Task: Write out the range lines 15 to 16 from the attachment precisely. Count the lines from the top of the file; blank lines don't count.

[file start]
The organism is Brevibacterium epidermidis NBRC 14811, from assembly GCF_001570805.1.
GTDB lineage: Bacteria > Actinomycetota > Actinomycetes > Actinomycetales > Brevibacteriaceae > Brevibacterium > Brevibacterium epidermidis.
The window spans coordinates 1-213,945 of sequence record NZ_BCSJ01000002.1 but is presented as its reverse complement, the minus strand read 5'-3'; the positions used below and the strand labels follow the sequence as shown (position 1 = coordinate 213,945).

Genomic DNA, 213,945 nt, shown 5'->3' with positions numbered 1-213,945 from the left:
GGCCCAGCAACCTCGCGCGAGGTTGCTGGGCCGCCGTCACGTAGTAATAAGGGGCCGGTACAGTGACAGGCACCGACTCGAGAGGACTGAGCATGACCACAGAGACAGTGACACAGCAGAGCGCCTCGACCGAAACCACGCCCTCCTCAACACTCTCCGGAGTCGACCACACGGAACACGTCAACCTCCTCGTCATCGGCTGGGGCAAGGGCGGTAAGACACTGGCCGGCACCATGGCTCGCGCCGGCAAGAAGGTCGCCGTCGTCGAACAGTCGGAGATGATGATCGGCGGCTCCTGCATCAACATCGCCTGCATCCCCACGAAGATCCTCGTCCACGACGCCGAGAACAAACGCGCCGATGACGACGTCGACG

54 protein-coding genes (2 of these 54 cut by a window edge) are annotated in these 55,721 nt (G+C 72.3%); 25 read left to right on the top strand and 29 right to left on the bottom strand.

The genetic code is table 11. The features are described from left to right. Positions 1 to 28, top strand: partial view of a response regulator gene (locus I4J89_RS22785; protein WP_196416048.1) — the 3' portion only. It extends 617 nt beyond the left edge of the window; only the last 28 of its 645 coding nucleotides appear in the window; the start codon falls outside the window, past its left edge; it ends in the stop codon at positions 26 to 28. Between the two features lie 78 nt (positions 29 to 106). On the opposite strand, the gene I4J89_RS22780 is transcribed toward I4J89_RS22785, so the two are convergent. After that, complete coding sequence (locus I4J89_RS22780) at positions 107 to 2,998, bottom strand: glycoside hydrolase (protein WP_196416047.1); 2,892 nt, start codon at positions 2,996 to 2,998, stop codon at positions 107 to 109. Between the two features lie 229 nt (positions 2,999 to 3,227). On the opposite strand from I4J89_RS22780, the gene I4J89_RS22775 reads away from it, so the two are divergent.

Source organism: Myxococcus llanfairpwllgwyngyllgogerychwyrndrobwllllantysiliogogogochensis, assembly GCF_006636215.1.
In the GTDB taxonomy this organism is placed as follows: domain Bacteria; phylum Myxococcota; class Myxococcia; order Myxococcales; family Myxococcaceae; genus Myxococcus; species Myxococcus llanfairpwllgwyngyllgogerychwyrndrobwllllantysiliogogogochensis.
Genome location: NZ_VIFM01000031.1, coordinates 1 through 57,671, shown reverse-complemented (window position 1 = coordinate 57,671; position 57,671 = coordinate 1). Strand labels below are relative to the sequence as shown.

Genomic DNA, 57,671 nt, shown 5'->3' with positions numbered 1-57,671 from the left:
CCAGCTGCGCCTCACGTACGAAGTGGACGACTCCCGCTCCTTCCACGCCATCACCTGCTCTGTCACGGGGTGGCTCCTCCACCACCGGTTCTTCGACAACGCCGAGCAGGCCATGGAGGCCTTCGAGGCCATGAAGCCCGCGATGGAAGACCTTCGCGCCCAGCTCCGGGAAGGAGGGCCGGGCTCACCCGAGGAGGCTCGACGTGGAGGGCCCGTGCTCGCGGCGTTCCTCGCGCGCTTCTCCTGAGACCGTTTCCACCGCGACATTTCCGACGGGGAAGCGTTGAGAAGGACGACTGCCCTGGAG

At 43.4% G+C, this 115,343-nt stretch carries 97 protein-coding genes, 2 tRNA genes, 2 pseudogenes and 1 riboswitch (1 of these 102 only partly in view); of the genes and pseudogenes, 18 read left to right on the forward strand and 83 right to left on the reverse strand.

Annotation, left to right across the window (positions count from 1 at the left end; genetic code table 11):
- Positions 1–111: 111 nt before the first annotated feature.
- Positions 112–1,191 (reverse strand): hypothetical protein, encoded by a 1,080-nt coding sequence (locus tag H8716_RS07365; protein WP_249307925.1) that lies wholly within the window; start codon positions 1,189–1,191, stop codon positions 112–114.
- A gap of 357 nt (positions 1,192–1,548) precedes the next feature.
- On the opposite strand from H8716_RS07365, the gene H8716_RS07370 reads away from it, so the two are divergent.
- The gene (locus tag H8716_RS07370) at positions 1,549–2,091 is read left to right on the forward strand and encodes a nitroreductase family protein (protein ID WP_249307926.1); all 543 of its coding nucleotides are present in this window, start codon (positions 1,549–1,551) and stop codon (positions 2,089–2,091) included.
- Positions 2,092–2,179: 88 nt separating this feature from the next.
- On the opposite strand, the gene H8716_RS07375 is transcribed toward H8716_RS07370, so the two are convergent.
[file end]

- Positions 1–111: 111 nt before the first annotated feature.
- Positions 112–1,191 (reverse strand): hypothetical protein, encoded by a 1,080-nt coding sequence (locus tag H8716_RS07365; protein WP_249307925.1) that lies wholly within the window; start codon positions 1,189–1,191, stop codon positions 112–114.